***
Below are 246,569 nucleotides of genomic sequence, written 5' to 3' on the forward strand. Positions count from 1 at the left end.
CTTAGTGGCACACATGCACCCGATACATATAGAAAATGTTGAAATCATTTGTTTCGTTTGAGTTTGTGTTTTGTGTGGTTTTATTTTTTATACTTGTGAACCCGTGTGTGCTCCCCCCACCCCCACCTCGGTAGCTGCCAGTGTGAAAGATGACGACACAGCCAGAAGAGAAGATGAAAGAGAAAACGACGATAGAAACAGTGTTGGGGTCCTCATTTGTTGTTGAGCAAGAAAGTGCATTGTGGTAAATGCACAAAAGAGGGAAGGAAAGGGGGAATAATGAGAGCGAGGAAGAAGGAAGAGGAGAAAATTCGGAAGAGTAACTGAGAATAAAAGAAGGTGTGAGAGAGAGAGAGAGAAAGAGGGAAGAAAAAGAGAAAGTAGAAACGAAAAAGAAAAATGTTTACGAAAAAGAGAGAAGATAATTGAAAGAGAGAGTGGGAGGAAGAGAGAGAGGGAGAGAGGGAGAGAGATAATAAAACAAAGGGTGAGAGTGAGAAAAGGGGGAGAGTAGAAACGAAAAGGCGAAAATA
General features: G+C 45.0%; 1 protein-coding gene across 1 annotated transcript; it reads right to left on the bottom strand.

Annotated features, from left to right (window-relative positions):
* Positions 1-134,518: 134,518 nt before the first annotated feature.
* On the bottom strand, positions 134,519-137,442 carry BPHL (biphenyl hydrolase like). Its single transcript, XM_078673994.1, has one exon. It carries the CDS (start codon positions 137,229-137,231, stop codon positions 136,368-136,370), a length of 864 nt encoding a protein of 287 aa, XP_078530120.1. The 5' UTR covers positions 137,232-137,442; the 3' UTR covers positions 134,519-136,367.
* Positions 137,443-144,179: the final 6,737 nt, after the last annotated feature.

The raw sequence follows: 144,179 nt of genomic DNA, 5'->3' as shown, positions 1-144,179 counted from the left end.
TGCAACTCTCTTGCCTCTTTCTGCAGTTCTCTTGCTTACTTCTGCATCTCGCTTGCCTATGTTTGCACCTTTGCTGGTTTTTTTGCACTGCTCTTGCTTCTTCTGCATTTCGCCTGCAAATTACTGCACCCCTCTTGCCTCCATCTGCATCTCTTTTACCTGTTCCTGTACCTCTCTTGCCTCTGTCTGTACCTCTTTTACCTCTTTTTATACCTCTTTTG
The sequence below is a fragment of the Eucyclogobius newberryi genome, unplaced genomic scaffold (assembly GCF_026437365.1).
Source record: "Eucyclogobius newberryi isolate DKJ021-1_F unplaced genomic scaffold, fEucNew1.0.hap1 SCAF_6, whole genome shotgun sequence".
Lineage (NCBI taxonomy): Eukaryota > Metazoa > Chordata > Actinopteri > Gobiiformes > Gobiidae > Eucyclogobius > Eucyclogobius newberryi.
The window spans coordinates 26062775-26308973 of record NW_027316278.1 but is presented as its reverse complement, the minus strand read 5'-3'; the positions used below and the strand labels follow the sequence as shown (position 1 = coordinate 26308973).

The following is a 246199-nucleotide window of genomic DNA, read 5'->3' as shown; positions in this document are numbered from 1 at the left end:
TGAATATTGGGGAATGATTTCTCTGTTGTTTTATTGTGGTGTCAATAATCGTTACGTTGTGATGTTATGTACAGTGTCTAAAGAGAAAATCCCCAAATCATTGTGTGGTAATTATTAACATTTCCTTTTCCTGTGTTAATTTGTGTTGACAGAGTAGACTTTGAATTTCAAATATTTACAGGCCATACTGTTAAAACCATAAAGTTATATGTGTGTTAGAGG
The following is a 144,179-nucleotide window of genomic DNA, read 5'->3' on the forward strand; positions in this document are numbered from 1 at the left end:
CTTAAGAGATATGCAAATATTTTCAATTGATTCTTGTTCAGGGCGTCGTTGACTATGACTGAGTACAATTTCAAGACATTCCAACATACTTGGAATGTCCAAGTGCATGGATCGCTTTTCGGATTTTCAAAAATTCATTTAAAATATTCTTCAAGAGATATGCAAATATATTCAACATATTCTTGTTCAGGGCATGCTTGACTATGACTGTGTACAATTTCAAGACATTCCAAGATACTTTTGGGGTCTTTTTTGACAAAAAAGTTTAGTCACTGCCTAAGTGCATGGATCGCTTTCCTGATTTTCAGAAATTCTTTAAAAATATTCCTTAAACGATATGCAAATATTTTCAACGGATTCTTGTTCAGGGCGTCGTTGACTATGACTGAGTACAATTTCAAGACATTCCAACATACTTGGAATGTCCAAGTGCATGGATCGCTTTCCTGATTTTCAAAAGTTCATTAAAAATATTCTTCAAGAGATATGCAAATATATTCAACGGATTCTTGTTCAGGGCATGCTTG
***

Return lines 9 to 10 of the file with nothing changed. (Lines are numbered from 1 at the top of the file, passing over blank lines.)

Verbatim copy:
TGCAACTCTCTTGCCTCTTTCTGCAGTTCTCTTGCTTACTTCTGCATCTCGCTTGCCTATGTTTGCACCTTTGCTGGTTTTTTTGCACTGCTCTTGCTTCTTCTGCATTTCGCCTGCAAATTACTGCACCCCTCTTGCCTCCATCTGCATCTCTTTTACCTGTTCCTGTACCTCTCTTGCCTCTGTCTGTACCTCTTTTACCTCTTTTTATACCTCTTTTG
The sequence below is a fragment of the Eucyclogobius newberryi genome, unplaced genomic scaffold (assembly GCF_026437365.1).